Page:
Boris Johnson meets New Zealand PM Jacinda Ardern
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Jacinda Ardern has slumped in the polls and could even lose power in next year’s election in New Zealand. Just two years ago, she secured a historic majority thanks largely to her Covid response. But now, New Zealand pollster David Farrar tells Express.co.uk that the country’s economic woes could be “worse than a recession”. Mr Farrar, who works with the opposition National Party, tells Express.co.uk that Ms Ardern’s Labour government are trying to blame international factors for the crisis.
He said: “They are already pointing the blame at international factors for the inflation, but the reality is that they break it down by international and domestic.
“International inflation is around eight percent and domestic is about eight percent, so overall around seven percent.
“I don’t think we will go into recession, but to a degree the cost of living is almost worse than a recession.
“If you go into a recession, unemployment increases, and that is devastating for the three percent extra people who are unemployed. The trouble with inflation is that it effects everyone except the super rich.
“The issue is going to be, by next year’s election, will inflation have dropped enough so that it is not angering people. Or will they say ‘I blame the government, I just want a change.'”
Earlier this week, New Zealand’s central bank hiked interest rates to try and stop inflation.
The Reserve Bank of New Zealand raised interest rates by 0.5 percent up to three percent.
In a statement, they also warned it could rise further.
The bank said: “It remains appropriate to continue to tighten monetary conditions at pace to maintain price stability and contribute to maximum sustainable employment.
“Committee members agreed that monetary conditions needed to continue to tighten until they are confident there is sufficient restraint on spending to bring inflation back within its 1-3 percent per annum target range.”
New Zealand’s inflation recently hit 7.3 percent, a 32 year high.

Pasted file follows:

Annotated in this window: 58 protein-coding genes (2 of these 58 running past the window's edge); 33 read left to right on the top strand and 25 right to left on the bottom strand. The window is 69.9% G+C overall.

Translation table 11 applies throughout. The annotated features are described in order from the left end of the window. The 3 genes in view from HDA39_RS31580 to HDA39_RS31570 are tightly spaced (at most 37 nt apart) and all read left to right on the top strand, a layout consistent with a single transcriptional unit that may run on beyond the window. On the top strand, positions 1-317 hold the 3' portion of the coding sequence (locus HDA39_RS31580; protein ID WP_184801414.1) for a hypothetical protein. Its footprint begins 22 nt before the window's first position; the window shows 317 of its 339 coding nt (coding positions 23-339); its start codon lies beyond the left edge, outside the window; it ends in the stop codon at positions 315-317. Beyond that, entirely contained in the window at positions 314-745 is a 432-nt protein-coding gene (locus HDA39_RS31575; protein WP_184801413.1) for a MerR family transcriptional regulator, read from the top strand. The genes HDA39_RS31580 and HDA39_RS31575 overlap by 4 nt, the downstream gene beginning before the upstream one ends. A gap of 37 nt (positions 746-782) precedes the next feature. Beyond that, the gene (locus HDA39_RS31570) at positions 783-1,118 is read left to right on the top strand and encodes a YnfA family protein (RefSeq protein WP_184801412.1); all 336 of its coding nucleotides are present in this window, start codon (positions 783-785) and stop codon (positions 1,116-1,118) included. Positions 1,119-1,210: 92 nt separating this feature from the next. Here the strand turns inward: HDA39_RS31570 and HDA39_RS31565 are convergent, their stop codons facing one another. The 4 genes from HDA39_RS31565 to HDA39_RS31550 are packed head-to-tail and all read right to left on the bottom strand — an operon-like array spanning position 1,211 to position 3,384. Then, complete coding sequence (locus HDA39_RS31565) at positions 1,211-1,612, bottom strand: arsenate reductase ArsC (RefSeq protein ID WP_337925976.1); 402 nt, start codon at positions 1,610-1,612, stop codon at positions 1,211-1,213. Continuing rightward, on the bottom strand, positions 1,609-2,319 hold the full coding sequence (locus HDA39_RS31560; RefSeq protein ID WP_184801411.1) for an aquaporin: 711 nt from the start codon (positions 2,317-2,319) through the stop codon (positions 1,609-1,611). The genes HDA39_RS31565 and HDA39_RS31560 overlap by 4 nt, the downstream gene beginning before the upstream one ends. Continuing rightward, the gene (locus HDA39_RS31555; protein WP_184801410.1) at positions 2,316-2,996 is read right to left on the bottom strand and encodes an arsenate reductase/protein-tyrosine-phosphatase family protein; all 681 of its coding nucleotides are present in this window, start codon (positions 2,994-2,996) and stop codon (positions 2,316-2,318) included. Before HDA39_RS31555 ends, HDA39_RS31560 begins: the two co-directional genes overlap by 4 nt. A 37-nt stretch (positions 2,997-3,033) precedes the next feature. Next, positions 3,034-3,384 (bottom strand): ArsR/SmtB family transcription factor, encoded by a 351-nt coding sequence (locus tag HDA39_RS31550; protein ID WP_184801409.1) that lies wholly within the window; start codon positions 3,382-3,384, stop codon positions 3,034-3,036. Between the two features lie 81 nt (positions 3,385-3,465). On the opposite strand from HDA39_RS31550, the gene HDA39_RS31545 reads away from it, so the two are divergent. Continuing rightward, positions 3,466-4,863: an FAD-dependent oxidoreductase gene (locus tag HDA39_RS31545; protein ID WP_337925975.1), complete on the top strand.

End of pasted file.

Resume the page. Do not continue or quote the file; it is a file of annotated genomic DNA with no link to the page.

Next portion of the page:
The economy could be one of a number of issues which costs Ms Ardern in next year’s election.
Recently, a poll by 1 News/Kantar showed that Ms Ardern could be removed from power if the opposition party, the National Party, form a coalition with the third largest party, the ACT Party.
The survey put the New Zealand Labour Party four points behind the National Party.
Ms Ardern remains in the lead when it comes to preferred Prime Minister, but her approval ratings fell three percent.
Last week, Ms Ardern was presented with a new crisis when one of her MPs,Gaurav Sharma, accused the Labour Party of having a culture of bullying.
He has been suspended from the party, but has continued to talk about his allegations in a series of interviews.
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Mr Sharma told Radio NZ this week: “This is about the credibility of a nation’s prime minister, who every step of the way has been lying.”
He has also called for an investigation, adding: “I want a public inquiry which will hold people to account because as we’ve seen up until now … it’s a kangaroo court in a banana republic.
“Why is it that the prime minister is more interested in removing me than even giving me a fair public chance?
“There’s a lot more going on that the prime minister doesn’t want investigated.”
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